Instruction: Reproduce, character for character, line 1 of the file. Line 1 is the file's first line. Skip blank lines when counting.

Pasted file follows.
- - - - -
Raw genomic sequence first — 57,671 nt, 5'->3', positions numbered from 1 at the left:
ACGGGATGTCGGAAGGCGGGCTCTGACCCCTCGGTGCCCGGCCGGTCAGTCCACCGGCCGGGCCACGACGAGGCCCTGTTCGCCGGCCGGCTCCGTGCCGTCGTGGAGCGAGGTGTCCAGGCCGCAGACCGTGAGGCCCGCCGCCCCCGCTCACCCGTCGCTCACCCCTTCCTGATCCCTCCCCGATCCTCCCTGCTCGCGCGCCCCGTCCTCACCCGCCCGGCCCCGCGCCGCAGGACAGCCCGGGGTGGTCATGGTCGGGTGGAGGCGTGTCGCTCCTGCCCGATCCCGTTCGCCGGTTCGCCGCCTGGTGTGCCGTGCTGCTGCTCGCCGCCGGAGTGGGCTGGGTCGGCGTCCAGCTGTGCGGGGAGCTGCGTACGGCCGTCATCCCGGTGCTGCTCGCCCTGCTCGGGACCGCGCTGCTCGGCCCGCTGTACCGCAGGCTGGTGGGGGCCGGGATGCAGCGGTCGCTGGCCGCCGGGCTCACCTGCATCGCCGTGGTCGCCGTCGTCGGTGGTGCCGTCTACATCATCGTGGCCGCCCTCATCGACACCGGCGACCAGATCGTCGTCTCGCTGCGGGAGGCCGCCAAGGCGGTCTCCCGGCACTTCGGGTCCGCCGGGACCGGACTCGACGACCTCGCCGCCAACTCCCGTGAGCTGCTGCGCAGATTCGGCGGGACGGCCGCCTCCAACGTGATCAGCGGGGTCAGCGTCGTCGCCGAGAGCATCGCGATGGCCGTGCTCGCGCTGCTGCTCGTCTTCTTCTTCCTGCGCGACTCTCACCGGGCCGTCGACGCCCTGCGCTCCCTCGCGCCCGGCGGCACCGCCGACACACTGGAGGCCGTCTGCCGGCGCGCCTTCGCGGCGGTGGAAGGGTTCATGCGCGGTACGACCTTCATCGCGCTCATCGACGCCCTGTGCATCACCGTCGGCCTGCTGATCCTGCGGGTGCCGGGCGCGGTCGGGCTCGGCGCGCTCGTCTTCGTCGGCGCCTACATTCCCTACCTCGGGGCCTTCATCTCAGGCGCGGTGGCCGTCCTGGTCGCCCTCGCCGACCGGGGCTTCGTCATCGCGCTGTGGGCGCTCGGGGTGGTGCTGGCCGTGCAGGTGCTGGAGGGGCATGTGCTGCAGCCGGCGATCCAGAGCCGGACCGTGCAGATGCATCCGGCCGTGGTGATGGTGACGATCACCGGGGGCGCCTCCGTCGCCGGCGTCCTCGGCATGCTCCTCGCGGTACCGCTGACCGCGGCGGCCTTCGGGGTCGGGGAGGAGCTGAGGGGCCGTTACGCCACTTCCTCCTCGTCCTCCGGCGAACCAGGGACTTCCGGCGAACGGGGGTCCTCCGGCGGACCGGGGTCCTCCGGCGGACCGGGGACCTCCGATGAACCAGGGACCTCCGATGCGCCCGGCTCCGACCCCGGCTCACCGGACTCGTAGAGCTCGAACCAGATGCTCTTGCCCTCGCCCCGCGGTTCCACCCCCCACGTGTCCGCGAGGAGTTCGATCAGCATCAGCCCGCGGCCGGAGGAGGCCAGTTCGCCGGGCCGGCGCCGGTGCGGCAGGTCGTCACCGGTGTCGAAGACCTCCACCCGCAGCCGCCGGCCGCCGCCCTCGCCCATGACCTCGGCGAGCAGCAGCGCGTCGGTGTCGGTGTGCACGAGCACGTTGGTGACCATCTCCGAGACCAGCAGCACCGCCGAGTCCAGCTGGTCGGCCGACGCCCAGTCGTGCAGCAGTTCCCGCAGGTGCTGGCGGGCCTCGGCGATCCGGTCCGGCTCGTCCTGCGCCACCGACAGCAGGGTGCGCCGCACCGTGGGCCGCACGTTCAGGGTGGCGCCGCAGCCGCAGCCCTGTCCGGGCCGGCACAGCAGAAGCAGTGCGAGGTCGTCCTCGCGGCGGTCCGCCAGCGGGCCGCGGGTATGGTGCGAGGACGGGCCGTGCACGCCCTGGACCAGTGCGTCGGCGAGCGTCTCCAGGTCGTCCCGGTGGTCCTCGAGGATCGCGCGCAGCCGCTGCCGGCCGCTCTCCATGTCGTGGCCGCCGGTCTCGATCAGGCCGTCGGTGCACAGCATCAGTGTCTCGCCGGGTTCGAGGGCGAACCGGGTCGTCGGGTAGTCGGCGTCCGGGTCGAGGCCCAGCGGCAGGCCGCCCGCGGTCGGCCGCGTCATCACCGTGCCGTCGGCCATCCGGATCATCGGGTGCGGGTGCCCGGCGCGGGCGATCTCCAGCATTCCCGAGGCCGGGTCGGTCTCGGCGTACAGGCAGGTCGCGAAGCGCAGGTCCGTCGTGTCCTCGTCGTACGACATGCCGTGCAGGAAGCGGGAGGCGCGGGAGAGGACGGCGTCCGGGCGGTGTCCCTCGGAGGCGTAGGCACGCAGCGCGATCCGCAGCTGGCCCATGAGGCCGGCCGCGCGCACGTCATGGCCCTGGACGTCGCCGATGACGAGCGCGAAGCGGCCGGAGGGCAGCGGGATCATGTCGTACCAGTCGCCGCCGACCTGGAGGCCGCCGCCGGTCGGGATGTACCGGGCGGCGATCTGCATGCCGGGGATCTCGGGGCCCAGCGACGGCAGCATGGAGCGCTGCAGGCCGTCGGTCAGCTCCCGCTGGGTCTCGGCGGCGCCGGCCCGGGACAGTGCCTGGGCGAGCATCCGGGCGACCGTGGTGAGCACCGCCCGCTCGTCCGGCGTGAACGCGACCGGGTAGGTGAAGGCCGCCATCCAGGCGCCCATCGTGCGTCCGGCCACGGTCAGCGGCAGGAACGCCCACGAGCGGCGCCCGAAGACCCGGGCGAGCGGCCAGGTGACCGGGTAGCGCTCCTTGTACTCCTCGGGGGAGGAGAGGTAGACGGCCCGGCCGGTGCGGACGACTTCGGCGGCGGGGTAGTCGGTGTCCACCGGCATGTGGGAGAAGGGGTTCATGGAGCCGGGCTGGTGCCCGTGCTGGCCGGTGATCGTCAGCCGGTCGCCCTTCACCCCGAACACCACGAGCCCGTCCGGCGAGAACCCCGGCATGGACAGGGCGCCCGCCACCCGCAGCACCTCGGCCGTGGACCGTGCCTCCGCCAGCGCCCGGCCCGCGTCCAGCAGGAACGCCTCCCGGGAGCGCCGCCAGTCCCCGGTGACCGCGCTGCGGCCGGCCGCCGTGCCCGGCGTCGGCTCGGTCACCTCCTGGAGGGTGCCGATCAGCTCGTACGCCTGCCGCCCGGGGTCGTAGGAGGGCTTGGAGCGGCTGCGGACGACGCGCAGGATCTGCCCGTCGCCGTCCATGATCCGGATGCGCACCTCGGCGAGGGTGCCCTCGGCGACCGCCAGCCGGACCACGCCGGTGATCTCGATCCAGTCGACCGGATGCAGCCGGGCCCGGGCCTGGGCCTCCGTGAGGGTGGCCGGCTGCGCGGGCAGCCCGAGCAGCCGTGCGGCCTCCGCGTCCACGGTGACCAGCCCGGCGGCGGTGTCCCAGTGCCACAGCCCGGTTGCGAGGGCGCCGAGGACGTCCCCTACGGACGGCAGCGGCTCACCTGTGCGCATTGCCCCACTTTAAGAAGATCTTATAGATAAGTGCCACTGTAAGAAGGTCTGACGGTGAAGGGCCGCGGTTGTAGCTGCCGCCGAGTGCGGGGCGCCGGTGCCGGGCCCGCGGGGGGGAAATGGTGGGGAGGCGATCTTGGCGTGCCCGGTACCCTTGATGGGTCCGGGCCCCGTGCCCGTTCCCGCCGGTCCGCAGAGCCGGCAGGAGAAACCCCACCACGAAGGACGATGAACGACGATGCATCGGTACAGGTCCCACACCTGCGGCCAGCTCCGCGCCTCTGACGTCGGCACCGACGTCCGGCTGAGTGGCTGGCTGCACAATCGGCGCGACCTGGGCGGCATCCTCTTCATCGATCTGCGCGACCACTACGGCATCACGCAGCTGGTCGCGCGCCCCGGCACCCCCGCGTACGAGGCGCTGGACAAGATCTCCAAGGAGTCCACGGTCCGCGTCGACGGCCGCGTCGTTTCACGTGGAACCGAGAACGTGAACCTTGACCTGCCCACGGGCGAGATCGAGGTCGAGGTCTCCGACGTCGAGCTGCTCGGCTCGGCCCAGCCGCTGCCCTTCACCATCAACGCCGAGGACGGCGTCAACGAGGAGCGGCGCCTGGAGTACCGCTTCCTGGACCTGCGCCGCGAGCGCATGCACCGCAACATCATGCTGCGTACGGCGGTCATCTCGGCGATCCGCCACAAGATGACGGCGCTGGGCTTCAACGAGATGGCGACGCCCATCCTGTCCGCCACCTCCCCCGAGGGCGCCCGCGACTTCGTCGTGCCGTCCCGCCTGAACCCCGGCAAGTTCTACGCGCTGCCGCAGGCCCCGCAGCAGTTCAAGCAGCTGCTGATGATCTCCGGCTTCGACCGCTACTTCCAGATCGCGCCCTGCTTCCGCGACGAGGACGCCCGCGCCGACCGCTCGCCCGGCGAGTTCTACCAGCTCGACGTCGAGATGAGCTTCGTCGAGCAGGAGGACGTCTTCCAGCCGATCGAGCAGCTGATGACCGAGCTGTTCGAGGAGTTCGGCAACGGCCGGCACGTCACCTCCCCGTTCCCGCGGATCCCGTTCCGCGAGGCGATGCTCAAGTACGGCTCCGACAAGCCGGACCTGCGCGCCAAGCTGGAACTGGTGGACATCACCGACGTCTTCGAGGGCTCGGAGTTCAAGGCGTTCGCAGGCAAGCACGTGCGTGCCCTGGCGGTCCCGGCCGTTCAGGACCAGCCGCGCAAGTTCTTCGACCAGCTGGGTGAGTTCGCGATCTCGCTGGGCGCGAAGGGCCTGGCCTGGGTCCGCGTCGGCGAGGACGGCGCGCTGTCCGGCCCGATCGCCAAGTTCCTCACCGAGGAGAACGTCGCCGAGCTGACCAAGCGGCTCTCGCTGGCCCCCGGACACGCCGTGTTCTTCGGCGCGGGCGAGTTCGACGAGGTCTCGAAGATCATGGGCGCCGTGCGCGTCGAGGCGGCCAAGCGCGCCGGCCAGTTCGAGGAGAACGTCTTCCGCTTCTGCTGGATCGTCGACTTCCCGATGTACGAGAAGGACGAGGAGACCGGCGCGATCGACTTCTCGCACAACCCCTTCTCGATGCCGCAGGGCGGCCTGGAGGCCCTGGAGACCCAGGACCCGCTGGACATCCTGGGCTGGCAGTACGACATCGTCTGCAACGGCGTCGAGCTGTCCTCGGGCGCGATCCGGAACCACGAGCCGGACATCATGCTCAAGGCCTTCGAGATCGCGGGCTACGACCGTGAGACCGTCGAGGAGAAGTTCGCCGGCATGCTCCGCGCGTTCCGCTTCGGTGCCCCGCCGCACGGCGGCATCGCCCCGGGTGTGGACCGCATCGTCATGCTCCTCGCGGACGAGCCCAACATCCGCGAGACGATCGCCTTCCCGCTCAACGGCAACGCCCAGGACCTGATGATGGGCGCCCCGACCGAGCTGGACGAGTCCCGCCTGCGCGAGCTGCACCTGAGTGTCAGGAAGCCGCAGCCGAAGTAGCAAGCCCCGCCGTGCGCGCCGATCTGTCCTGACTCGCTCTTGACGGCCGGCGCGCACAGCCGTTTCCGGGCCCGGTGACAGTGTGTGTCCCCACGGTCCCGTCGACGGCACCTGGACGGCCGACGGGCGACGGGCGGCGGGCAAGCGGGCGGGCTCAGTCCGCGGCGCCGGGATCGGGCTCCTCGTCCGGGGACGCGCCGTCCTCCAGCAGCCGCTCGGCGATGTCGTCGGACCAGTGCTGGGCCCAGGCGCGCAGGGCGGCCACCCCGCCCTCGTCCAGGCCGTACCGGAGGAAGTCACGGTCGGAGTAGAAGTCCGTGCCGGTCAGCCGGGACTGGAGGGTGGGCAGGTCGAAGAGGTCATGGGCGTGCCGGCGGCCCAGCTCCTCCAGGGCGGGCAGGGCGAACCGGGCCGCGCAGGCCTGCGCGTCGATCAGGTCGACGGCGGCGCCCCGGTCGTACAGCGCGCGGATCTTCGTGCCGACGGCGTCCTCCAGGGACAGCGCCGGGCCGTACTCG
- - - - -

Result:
Raw genomic sequence first — 57,671 nt, 5'->3', positions numbered from 1 at the left: